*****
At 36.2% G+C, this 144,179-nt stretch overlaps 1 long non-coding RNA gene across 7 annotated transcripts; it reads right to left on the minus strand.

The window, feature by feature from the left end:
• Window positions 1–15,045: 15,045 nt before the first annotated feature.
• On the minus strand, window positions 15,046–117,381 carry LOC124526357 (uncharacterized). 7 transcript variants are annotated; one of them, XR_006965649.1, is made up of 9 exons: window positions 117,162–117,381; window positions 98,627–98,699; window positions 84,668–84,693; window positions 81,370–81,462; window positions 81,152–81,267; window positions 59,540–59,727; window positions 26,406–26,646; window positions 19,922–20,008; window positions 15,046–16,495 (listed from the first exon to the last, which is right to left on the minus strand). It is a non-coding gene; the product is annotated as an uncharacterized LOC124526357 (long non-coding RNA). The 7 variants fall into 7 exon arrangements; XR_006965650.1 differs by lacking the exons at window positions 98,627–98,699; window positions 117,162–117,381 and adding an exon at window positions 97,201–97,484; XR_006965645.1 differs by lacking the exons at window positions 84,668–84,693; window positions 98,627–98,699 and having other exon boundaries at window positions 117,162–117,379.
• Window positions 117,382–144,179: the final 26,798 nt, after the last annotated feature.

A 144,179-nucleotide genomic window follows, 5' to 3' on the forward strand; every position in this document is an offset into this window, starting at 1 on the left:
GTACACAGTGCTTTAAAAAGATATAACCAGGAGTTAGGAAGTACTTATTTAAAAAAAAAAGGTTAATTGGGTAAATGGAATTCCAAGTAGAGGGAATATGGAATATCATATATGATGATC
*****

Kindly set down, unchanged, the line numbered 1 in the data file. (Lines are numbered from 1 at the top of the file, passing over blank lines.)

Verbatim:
At 36.2% G+C, this 144,179-nt stretch overlaps 1 long non-coding RNA gene across 7 annotated transcripts; it reads right to left on the minus strand.